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Is Crypto Your Portfolio's New Best Friend?

By Maurie Backman - Updated Jun 8, 2021 at 10:33AM

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Should you embrace crypto with open arms, or keep your distance? Here's how to know.

It's hard to think about investing these days without at least talking about cryptocurrency. In fact, more than 50 million Americans say they're likely to buy cryptocurrency over the next year, according to recent research conducted by The Ascent, a Motley Fool service.

But is cryptocurrency an ideal addition to your portfolio? Or are you better off staying loyal to more traditional investments, like stocks?

Bitcoin logo on graphic screen

Image source: Getty Images.

The case for buying cryptocurrency

Just as stocks have the potential to increase in value over time, so too can cryptocurrency values skyrocket, so if you invest there, you could make a small fortune. Furthermore, while cryptocurrency isn't yet a widely accepted currency, a growing number of merchants are starting to take it as payment. That means that in time, cryptocurrency could become a much more liquid investment than stocks when you consider that it has the potential to become as commonplace as regular currency.

The case against cryptocurrency

Every investment you make comes with a degree of risk. Stocks, for example, can be extremely volatile, and sometimes, all it takes is a single quarter of missed earnings for a company's share price to plummet. But as volatile as stocks are, cryptocurrency values can swing even more wildly, so if you're the type of investor who's fairly opposed to risk, then cryptocurrency may not be the best choice for you.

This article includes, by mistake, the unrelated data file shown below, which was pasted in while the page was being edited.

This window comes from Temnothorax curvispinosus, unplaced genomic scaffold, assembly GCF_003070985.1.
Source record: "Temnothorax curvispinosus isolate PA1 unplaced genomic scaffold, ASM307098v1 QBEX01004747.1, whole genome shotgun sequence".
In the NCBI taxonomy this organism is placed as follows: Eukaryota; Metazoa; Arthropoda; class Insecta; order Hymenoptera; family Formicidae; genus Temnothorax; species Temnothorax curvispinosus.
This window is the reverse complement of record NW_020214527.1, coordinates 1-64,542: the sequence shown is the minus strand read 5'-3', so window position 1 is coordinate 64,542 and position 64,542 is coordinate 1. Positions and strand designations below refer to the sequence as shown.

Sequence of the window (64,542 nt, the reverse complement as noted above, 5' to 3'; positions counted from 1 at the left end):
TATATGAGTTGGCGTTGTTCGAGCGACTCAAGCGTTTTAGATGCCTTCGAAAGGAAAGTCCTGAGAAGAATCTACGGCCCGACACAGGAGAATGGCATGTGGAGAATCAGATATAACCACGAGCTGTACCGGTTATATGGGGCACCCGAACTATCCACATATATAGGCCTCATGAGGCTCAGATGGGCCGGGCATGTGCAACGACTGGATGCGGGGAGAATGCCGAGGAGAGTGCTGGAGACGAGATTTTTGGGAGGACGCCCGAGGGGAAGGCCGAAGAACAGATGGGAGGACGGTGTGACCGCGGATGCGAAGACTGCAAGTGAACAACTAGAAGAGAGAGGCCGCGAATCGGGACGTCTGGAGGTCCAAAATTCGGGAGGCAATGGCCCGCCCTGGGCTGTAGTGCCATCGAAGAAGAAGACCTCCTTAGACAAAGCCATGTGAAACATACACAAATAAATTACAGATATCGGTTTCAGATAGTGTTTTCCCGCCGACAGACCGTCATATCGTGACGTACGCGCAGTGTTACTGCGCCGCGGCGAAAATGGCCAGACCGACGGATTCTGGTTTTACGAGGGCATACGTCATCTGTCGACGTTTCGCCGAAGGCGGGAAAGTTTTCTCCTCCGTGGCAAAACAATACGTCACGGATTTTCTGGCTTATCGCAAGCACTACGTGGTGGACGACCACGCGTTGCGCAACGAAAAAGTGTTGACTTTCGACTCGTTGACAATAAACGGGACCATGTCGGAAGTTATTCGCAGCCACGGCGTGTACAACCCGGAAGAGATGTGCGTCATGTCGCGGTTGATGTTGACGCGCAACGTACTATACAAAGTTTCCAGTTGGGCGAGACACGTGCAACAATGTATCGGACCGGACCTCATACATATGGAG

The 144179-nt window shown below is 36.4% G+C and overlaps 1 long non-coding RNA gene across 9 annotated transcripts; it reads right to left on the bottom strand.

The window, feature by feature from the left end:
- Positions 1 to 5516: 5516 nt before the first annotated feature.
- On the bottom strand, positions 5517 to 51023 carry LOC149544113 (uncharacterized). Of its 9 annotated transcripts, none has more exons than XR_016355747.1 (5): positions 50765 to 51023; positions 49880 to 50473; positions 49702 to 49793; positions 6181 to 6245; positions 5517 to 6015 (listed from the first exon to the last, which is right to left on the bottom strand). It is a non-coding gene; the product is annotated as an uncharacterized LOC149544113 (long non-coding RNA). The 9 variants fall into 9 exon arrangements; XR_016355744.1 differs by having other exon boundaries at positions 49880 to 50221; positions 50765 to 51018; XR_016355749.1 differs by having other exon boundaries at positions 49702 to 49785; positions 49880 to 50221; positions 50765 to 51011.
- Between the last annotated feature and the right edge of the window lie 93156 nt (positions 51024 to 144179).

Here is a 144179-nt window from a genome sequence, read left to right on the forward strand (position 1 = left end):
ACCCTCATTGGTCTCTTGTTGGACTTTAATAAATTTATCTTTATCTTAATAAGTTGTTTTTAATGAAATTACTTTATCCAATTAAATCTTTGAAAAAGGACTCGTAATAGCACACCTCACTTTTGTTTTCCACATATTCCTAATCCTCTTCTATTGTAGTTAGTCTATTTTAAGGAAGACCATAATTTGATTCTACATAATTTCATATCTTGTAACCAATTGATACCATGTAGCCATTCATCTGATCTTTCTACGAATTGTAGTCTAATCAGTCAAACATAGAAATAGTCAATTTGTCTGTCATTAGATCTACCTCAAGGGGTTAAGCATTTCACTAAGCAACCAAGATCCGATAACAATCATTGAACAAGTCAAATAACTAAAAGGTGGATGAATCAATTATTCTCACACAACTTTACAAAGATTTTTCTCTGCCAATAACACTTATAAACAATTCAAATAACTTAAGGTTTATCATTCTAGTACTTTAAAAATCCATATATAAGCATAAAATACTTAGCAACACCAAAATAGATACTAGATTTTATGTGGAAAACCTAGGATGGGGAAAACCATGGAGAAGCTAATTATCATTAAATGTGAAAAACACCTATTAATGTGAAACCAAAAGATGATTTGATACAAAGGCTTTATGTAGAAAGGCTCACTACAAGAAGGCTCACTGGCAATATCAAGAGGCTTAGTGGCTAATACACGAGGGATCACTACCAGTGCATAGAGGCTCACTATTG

Let's also remember that while there are plenty of stocks within the S&P 500 index that have been around for 100 years or longer, cryptocurrency hasn't been around nearly as long. As such, it's hard to predict whether it has the same staying power as stocks.

Finally, let's talk growth potential. There are plenty of companies out there who stand to make more and more money over time as they invest in research, development, and technology. That, in turn, could easily cause their share prices to rise.

For cryptocurrency to really grow in value, it needs to become an increasingly accepted form of payment. And it's too soon to know whether that will or won't happen. If you're not OK with that guessing game, then perhaps you shouldn't put money into cryptocurrency.

Your new best friend, or a casual acquaintance?

There's lots of money to be made by investing in cryptocurrency, and you may be eager to load up on it in your portfolio. But if you're new to cryptocurrency, you may want to take a more laid-back approach. Rather than make it your portfolio's new best friend, you may want to treat it more like a light acquaintance -- something you introduce slowly and test the waters on before diving in fully.

Adding cryptocurrency to your portfolio is a good way to diversify. If you start by investing a small amount of money in cryptocurrency, you can then add to those positions as you grow increasingly comfortable with the idea, just as you might start out a new friendship with a quick coffee date before moving on to a three-course dinner.

There's lots of money to be made with cryptocurrency, but there are risks that can't be ignored. You'll need to balance both of those factors carefully when making your investment decision.

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